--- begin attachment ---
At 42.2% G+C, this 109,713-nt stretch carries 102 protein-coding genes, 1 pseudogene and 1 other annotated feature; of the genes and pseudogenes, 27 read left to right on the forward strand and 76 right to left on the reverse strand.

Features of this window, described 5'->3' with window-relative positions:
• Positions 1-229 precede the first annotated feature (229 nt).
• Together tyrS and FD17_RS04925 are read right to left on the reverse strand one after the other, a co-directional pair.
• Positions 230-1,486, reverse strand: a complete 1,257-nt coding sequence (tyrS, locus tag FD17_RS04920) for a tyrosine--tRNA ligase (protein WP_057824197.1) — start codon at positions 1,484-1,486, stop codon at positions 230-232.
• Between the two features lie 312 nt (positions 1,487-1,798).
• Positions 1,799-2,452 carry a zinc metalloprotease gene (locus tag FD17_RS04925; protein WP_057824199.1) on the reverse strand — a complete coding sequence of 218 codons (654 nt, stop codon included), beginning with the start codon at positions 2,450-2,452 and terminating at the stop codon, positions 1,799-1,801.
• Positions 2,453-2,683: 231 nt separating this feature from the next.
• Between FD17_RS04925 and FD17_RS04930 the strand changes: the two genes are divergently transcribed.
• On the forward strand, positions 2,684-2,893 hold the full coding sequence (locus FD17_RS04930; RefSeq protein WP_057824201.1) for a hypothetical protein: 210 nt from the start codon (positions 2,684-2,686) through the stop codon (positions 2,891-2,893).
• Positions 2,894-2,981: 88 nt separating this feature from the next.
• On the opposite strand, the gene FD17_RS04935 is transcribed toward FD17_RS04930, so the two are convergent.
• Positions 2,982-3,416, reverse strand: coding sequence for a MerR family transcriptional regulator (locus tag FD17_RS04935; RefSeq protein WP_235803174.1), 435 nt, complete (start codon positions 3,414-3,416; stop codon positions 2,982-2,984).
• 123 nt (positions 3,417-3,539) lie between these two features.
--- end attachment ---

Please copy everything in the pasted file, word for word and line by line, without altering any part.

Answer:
At 42.2% G+C, this 109,713-nt stretch carries 102 protein-coding genes, 1 pseudogene and 1 other annotated feature; of the genes and pseudogenes, 27 read left to right on the forward strand and 76 right to left on the reverse strand.

Features of this window, described 5'->3' with window-relative positions:
• Positions 1-229 precede the first annotated feature (229 nt).
• Together tyrS and FD17_RS04925 are read right to left on the reverse strand one after the other, a co-directional pair.
• Positions 230-1,486, reverse strand: a complete 1,257-nt coding sequence (tyrS, locus tag FD17_RS04920) for a tyrosine--tRNA ligase (protein WP_057824197.1) — start codon at positions 1,484-1,486, stop codon at positions 230-232.
• Between the two features lie 312 nt (positions 1,487-1,798).
• Positions 1,799-2,452 carry a zinc metalloprotease gene (locus tag FD17_RS04925; protein WP_057824199.1) on the reverse strand — a complete coding sequence of 218 codons (654 nt, stop codon included), beginning with the start codon at positions 2,450-2,452 and terminating at the stop codon, positions 1,799-1,801.
• Positions 2,453-2,683: 231 nt separating this feature from the next.
• Between FD17_RS04925 and FD17_RS04930 the strand changes: the two genes are divergently transcribed.
• On the forward strand, positions 2,684-2,893 hold the full coding sequence (locus FD17_RS04930; RefSeq protein WP_057824201.1) for a hypothetical protein: 210 nt from the start codon (positions 2,684-2,686) through the stop codon (positions 2,891-2,893).
• Positions 2,894-2,981: 88 nt separating this feature from the next.
• On the opposite strand, the gene FD17_RS04935 is transcribed toward FD17_RS04930, so the two are convergent.
• Positions 2,982-3,416, reverse strand: coding sequence for a MerR family transcriptional regulator (locus tag FD17_RS04935; RefSeq protein WP_235803174.1), 435 nt, complete (start codon positions 3,414-3,416; stop codon positions 2,982-2,984).
• 123 nt (positions 3,417-3,539) lie between these two features.